UK Media Watch prompts Financial Times correction to false Oslo claim

Cross posted from UK Media Watch

A recent article in the Financial Times (Netanyahu vows to extend Israeli sovereignty in West Bank, Sept. 10) includes the following claim about the 1993 Oslo Peace Accords.

Extending Israeli sovereignty to the sprawling settlements that divide up the occupied West Bank would make it extremely difficult for future prime ministers to live up to pledges made in the 1993 Oslo Peace Accords to negotiate a possible withdrawal of Israeli forces in order to facilitate the birth of a Palestinian state.

However, the agreement did not pledge Israel to facilitate the birth of a Palestinian state.

As our CAMERA colleagues have noted previously, this fact was made clear by by Martin Indyk, the former U.S. ambassador to Israel, in a piece for the Atlantic marking the 25th anniversary of the agreements. The Oslo Accords, he wrote, “did not provide for a Palestinian state.” He also re-emphasized that the two-state solution is “a concept that is nowhere mentioned in the Oslo Accords.”

Moreover, the New York Times, responding to a complaint from CAMERA in April, corrected an article which similarly claimed that the Oslo Accords committed both sides to a two state solution.

To their credit, shortly after we notified the Financial Times journalist of this error, the passage was revised, and no longer alleges that Oslo committed Israel to the creation of a Palestinian state.

Extending Israeli sovereignty to the sprawling settlements that divide up the occupied West Bank would make it extremely difficult for future prime ministers to live up to pledges made in the 1993 Oslo Peace Accords to negotiate a settlement with the Palestinians.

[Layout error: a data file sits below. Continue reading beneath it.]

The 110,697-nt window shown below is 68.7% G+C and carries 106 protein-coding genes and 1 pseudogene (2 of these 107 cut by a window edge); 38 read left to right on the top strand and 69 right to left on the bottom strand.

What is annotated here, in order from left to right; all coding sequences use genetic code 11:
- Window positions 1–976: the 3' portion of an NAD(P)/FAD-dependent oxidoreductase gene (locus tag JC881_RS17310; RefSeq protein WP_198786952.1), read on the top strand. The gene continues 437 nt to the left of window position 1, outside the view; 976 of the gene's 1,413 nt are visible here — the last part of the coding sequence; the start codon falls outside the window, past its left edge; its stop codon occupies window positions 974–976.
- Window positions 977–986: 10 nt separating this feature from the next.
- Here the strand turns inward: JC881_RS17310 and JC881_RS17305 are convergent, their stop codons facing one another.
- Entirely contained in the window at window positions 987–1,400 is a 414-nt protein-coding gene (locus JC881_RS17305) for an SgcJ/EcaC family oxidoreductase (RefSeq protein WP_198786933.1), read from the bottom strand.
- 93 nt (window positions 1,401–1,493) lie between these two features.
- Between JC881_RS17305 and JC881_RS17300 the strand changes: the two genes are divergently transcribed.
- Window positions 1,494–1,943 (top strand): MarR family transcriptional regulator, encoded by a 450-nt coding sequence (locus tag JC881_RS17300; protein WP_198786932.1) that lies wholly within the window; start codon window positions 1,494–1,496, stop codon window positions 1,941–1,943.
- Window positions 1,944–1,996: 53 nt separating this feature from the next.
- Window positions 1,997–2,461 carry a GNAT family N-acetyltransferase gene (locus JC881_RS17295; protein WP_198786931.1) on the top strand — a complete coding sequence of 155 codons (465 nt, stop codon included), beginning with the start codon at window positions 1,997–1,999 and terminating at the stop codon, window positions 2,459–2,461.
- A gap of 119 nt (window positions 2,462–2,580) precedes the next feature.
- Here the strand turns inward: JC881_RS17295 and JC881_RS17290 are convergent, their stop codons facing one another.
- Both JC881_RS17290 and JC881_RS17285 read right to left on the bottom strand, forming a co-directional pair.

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BBC Hardtalk host fails to challenge Saeb Erekat’s claim on ’74 Palestinians killed’

Back in June, Hadar Sela reported on a Hardtalk interview with Saeb Erekat, in which host Zeinab Badawi failed to challenge the Palestinian chief negotiator as he recycled old statements, and reverted to talking points and anti-Israel agitprop in lieu of substantive responses.

A few days ago, Erekat again appeared on the BBC flagship programme – a show hosted this time by Stephen Sackur.

To his credit, Sackur asked some genuinely provocative questions, such as ‘Why are so many mostly young Palestinians intent on killing Israeli Jews?’, which, under different circumstances, may have elicited an interesting give and take.  However, Erekat largely succeeded in evading Sackur’s questions.                                                                                              

Further, the Hardtalk host allowed his Palestinian guest to misrepresent the facts regarding the Palestinian death toll since the latest wave of attacks began last month. Erekat claimed (at the 18:40 mark of the video) that 74 Palestinians were killed by Israelis.  

However, Sackur didn’t tell viewers that, of those 74 killed, the majority (48) were terrorists killed while involved in attacks or attempted attacks. 

Of course, BBC editorial guidelines on accuracy and impartiality require such misleading or questionable claims by guests to be challenged.

Here’s the entire interview: